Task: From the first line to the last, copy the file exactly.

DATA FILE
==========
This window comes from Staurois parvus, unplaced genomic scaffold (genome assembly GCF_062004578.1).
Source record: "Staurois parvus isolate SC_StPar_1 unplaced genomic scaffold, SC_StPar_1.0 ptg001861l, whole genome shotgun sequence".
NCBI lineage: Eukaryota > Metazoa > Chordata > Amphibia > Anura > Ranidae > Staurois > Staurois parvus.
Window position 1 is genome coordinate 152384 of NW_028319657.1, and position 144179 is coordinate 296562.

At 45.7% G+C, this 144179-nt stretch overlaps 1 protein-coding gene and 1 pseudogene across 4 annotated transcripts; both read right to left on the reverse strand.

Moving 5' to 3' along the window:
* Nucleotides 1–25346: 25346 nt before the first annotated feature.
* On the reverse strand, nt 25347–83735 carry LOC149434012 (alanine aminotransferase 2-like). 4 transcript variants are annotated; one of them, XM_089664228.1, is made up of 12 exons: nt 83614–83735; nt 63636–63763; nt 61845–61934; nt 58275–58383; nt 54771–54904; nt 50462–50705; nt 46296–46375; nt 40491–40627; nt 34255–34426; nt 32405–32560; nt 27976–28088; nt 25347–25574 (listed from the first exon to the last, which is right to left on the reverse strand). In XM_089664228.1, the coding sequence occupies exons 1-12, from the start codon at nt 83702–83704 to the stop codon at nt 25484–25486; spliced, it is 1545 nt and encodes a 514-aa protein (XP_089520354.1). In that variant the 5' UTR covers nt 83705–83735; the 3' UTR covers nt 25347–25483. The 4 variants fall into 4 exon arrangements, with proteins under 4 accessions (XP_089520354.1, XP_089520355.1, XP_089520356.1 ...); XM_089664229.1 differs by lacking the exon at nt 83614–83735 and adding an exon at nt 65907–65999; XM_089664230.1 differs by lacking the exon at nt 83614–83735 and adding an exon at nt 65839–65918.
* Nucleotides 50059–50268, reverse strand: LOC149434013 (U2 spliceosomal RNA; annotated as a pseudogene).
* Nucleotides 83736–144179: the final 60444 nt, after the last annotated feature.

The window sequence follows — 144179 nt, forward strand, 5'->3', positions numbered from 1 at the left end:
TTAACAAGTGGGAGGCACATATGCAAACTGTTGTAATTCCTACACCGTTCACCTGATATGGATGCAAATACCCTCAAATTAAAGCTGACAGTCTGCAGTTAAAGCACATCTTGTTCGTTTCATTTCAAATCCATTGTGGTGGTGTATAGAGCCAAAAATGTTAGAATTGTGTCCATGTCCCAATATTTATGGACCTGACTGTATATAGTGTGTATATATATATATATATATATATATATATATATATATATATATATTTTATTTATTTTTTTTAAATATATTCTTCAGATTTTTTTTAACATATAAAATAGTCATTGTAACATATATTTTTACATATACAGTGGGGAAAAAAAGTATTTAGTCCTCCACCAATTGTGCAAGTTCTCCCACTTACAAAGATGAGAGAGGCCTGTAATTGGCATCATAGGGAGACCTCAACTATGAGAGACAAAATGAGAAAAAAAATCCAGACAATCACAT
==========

This window comes from Staurois parvus, unplaced genomic scaffold (genome assembly GCF_062004578.1).
Source record: "Staurois parvus isolate SC_StPar_1 unplaced genomic scaffold, SC_StPar_1.0 ptg001861l, whole genome shotgun sequence".
NCBI lineage: Eukaryota > Metazoa > Chordata > Amphibia > Anura > Ranidae > Staurois > Staurois parvus.
Window position 1 is genome coordinate 152384 of NW_028319657.1, and position 144179 is coordinate 296562.

At 45.7% G+C, this 144179-nt stretch overlaps 1 protein-coding gene and 1 pseudogene across 4 annotated transcripts; both read right to left on the reverse strand.

Moving 5' to 3' along the window:
* Nucleotides 1–25346: 25346 nt before the first annotated feature.
* On the reverse strand, nt 25347–83735 carry LOC149434012 (alanine aminotransferase 2-like). 4 transcript variants are annotated; one of them, XM_089664228.1, is made up of 12 exons: nt 83614–83735; nt 63636–63763; nt 61845–61934; nt 58275–58383; nt 54771–54904; nt 50462–50705; nt 46296–46375; nt 40491–40627; nt 34255–34426; nt 32405–32560; nt 27976–28088; nt 25347–25574 (listed from the first exon to the last, which is right to left on the reverse strand). In XM_089664228.1, the coding sequence occupies exons 1-12, from the start codon at nt 83702–83704 to the stop codon at nt 25484–25486; spliced, it is 1545 nt and encodes a 514-aa protein (XP_089520354.1). In that variant the 5' UTR covers nt 83705–83735; the 3' UTR covers nt 25347–25483. The 4 variants fall into 4 exon arrangements, with proteins under 4 accessions (XP_089520354.1, XP_089520355.1, XP_089520356.1 ...); XM_089664229.1 differs by lacking the exon at nt 83614–83735 and adding an exon at nt 65907–65999; XM_089664230.1 differs by lacking the exon at nt 83614–83735 and adding an exon at nt 65839–65918.
* Nucleotides 50059–50268, reverse strand: LOC149434013 (U2 spliceosomal RNA; annotated as a pseudogene).
* Nucleotides 83736–144179: the final 60444 nt, after the last annotated feature.

The window sequence follows — 144179 nt, forward strand, 5'->3', positions numbered from 1 at the left end:
TTAACAAGTGGGAGGCACATATGCAAACTGTTGTAATTCCTACACCGTTCACCTGATATGGATGCAAATACCCTCAAATTAAAGCTGACAGTCTGCAGTTAAAGCACATCTTGTTCGTTTCATTTCAAATCCATTGTGGTGGTGTATAGAGCCAAAAATGTTAGAATTGTGTCCATGTCCCAATATTTATGGACCTGACTGTATATAGTGTGTATATATATATATATATATATATATATATATATATATATATATATTTTATTTATTTTTTTTAAATATATTCTTCAGATTTTTTTTAACATATAAAATAGTCATTGTAACATATATTTTTACATATACAGTGGGGAAAAAAAGTATTTAGTCCTCCACCAATTGTGCAAGTTCTCCCACTTACAAAGATGAGAGAGGCCTGTAATTGGCATCATAGGGAGACCTCAACTATGAGAGACAAAATGAGAAAAAAAATCCAGACAATCACAT